State officials say fuel tank leaks can be prevented

MONTPELIER — Every year in Vermont, there are between 70 and 100 preventable heating fuel leaks from aboveground storage tanks (ASTs). 
Nearly all are avoidable. 
Leaks can contaminate drinking water or surface water, release toxic odors that affect residents, and impact home values. 
In 2017, Vermont adopted new rules to help prevent fuel leaks to keep Vermont’s residents and environment safe. These rules apply to the 120,000 aboveground fuel oil storage tanks in Vermont. The rules specify standards for new installations and require periodic inspections of existing systems. 
“Early indicators show the program is helping to decrease the number of leaks in the state, which reduces state cleanup costs for uninsured releases,” said Matt Moran, manager of the Vermont Petroleum Cleanup Fund. “The new rules are helping tank owners identify and fix problems before they impact residents and the environment.” 
Most of the heating fuel tanks in Vermont have already been inspected ahead of the 2020 deadline. The Department of Environmental Conservation (DEC) and fuel dealers have worked with homeowners to replace, upgrade, or remove faulty tanks before they had a chance to leak into drinking water wells or lakes and rivers.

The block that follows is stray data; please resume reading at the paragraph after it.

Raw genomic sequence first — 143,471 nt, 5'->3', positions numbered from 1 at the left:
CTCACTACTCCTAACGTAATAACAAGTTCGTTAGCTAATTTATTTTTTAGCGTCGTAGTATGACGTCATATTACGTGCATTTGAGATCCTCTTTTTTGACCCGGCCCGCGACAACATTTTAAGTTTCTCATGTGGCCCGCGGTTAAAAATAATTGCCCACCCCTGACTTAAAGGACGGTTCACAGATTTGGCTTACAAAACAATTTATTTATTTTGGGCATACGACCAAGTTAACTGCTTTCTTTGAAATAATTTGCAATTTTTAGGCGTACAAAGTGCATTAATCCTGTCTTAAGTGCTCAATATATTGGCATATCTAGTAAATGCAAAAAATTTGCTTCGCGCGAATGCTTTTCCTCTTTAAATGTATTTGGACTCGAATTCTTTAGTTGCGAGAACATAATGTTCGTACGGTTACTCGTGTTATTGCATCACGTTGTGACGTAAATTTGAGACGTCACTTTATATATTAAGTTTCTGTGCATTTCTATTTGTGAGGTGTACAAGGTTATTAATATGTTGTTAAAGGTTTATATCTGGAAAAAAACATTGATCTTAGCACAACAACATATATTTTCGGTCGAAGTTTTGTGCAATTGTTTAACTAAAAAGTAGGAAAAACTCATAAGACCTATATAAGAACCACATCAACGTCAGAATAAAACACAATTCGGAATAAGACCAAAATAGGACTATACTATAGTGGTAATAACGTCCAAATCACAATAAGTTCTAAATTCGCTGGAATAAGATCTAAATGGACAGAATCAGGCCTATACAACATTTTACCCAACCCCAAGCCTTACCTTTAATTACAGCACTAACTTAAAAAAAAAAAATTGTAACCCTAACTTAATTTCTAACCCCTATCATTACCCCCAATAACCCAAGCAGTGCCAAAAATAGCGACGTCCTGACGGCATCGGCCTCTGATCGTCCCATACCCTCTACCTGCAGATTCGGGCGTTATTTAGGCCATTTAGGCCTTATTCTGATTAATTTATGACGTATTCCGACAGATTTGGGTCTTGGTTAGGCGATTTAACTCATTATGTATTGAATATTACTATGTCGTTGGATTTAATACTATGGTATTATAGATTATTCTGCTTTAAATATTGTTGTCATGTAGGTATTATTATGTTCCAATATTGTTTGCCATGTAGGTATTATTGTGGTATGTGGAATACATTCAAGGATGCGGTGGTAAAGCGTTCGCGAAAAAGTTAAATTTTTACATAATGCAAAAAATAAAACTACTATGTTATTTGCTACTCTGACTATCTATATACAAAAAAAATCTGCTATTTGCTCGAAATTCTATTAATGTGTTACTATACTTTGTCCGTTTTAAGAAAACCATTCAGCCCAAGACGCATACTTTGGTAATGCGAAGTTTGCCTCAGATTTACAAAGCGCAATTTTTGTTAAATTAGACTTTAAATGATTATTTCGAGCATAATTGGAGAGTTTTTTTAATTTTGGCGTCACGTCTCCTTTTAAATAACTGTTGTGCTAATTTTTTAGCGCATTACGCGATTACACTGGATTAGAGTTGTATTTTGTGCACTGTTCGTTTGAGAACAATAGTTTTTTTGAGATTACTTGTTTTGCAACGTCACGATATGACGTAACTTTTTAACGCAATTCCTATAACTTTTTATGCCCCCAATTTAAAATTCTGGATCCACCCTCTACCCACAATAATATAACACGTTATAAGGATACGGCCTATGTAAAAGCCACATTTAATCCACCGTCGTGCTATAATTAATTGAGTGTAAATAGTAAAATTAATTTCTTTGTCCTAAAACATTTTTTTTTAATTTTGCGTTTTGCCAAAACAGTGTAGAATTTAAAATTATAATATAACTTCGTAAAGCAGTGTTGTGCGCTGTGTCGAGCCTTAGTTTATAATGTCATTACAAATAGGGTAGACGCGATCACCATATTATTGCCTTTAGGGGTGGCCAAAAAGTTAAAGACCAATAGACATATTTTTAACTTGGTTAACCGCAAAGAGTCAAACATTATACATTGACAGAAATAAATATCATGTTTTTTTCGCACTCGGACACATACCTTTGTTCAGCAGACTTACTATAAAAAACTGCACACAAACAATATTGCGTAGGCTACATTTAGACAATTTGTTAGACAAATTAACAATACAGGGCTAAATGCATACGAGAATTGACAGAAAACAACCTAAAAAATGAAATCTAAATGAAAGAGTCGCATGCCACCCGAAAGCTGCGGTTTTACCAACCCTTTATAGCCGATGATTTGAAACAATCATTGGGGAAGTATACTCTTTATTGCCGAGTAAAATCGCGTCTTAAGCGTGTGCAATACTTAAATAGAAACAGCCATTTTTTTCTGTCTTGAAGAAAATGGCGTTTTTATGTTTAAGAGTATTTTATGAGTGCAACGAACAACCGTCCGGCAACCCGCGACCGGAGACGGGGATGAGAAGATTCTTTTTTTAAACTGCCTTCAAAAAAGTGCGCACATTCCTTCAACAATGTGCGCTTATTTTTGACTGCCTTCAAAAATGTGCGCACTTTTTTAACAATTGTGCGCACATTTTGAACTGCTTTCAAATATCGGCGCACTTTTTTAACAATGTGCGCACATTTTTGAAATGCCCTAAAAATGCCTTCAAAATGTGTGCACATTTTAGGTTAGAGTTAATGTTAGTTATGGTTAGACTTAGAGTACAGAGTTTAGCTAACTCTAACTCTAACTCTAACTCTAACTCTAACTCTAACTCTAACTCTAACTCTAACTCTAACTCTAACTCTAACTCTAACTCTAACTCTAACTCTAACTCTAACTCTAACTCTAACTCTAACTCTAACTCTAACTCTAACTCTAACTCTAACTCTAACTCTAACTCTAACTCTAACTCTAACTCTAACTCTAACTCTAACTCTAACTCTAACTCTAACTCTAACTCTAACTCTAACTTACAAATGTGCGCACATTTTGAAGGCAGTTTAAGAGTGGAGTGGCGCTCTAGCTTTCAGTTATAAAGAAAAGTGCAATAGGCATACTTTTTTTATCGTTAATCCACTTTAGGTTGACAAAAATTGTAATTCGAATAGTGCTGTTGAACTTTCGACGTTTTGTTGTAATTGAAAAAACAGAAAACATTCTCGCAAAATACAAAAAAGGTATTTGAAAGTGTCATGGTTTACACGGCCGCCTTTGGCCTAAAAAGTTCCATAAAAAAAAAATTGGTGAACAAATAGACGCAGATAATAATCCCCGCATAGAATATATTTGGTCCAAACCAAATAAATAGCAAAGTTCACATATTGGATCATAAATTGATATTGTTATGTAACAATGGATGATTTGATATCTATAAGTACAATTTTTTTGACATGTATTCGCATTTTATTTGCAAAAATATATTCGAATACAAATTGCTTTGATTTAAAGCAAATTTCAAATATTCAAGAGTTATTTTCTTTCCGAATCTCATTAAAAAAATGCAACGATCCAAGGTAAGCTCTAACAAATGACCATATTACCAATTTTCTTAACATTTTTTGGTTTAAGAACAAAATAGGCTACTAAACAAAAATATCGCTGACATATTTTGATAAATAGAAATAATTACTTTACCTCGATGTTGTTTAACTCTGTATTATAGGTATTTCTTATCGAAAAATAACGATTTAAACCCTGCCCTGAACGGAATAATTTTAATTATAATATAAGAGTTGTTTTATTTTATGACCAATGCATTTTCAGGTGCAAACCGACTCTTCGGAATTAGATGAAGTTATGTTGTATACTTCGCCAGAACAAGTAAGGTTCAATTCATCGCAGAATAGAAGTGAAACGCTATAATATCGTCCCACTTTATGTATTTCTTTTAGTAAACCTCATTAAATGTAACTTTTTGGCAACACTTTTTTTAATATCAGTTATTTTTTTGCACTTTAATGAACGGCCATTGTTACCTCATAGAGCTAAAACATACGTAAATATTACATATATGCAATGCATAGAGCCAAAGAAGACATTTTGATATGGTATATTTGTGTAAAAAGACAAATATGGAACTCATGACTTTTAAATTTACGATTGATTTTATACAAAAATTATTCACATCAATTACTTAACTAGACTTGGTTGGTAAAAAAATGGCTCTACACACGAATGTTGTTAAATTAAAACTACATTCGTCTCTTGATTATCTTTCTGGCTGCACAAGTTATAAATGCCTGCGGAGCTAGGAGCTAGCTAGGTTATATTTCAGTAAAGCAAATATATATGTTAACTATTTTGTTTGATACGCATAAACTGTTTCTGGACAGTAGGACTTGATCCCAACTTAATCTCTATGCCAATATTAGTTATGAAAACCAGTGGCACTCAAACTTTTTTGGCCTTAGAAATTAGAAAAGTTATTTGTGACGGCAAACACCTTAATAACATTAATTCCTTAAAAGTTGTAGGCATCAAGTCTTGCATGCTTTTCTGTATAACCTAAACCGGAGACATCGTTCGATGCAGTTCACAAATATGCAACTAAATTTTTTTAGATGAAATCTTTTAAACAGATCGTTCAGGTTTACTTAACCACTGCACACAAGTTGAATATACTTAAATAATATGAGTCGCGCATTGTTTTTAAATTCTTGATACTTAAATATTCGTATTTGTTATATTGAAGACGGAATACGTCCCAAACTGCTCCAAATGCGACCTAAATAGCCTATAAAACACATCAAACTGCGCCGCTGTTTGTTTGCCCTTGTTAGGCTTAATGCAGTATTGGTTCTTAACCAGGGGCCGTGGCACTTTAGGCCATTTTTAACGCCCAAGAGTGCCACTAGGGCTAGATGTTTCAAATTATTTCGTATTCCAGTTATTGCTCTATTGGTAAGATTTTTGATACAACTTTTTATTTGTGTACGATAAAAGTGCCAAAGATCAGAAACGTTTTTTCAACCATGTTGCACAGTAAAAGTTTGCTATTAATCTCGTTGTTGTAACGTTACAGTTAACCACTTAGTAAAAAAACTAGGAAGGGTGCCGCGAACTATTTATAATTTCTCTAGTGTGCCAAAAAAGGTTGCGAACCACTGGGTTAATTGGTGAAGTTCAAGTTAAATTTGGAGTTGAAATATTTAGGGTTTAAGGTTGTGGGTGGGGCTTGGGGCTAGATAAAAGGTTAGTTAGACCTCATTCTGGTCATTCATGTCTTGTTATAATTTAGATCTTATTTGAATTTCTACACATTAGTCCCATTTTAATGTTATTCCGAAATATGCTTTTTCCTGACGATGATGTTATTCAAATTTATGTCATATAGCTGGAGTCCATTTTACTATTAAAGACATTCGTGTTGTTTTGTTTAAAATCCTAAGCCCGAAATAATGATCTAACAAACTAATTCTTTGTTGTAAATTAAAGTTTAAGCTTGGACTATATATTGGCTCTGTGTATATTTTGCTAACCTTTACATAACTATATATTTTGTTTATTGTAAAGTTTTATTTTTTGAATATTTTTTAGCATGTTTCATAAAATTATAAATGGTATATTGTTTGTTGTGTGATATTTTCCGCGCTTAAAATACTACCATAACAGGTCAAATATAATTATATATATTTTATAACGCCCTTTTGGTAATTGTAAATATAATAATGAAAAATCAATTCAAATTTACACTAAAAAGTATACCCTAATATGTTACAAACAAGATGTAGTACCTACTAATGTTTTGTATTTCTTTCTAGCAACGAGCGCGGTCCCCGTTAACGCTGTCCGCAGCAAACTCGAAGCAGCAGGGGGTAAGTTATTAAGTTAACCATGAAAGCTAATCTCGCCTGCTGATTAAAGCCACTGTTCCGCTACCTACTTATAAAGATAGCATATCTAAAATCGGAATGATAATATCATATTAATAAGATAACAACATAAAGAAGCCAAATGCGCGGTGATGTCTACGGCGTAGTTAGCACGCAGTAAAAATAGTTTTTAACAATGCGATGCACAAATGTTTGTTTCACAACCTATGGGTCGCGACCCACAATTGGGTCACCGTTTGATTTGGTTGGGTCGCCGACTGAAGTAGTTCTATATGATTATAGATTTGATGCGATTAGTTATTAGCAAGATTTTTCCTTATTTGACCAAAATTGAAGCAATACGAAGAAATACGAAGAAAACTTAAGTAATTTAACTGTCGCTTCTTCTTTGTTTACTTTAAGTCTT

“While we are making great progress, about 30 percent of the tanks in Vermont still need to be inspected,” said Matt Cota of the Vermont Fuel Dealers Association. “If you’re not sure if your tank has been inspected, give your local heating oil supplier a call. This summer is great time to get your tank inspected. We don’t want anyone to find out next winter that they can’t get fuel delivered because their tank isn’t safe to fill.” 
Tank owners who have not had their systems inspected yet need to do so by August 15, 2020. Tank owners can find a certified tank inspector online at vermontfuel. com/tank. 
If a tank passes inspection, the system is good for three years and then must be inspected again. If the tank does not meet minimum safety requirements, the tank cannot be filled and cannot receive any deliveries of fuel until the cited issues are addressed. This is called ‘red-tagging’ a tank. 
The Vermont Department of Environmental Conservation (DEC) offers financial assistance to eligible tank owners with annual incomes below $65,000 to help replace ASTs. The State can award up to $2,000 for both indoor and outdoor tank replacements. The Department for Children and Families (DCF) Weatherization Program also provides funding for low income homeowners experiencing heating emergencies between Nov. 1 and April 30 each year. 
If a red tagged tank is causing an emergency, the program can assist eligible homeowners with both upgrades and replacements. The Vermont Fuel Dealers Association also offers a $250 rebate for Vermonters that replace their tank. 

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